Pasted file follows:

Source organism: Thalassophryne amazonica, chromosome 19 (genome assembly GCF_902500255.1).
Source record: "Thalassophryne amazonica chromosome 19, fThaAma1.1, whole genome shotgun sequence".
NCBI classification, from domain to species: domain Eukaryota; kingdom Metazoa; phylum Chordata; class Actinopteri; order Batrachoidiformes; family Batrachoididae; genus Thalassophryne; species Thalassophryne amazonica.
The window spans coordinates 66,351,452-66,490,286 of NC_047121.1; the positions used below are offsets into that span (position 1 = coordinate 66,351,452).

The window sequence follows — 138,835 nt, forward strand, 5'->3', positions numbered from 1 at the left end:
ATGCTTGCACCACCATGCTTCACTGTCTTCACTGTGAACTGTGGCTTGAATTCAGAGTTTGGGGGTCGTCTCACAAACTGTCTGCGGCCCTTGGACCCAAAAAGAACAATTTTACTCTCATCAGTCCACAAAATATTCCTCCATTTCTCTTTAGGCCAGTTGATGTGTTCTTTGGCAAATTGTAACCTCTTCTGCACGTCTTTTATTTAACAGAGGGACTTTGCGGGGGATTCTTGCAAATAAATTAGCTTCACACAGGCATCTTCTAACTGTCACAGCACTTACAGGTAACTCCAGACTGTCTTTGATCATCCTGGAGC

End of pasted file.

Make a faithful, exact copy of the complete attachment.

Source organism: Thalassophryne amazonica, chromosome 19 (genome assembly GCF_902500255.1).
Source record: "Thalassophryne amazonica chromosome 19, fThaAma1.1, whole genome shotgun sequence".
NCBI classification, from domain to species: domain Eukaryota; kingdom Metazoa; phylum Chordata; class Actinopteri; order Batrachoidiformes; family Batrachoididae; genus Thalassophryne; species Thalassophryne amazonica.
The window spans coordinates 66,351,452-66,490,286 of NC_047121.1; the positions used below are offsets into that span (position 1 = coordinate 66,351,452).

The window sequence follows — 138,835 nt, forward strand, 5'->3', positions numbered from 1 at the left end:
ATGCTTGCACCACCATGCTTCACTGTCTTCACTGTGAACTGTGGCTTGAATTCAGAGTTTGGGGGTCGTCTCACAAACTGTCTGCGGCCCTTGGACCCAAAAAGAACAATTTTACTCTCATCAGTCCACAAAATATTCCTCCATTTCTCTTTAGGCCAGTTGATGTGTTCTTTGGCAAATTGTAACCTCTTCTGCACGTCTTTTATTTAACAGAGGGACTTTGCGGGGGATTCTTGCAAATAAATTAGCTTCACACAGGCATCTTCTAACTGTCACAGCACTTACAGGTAACTCCAGACTGTCTTTGATCATCCTGGAGC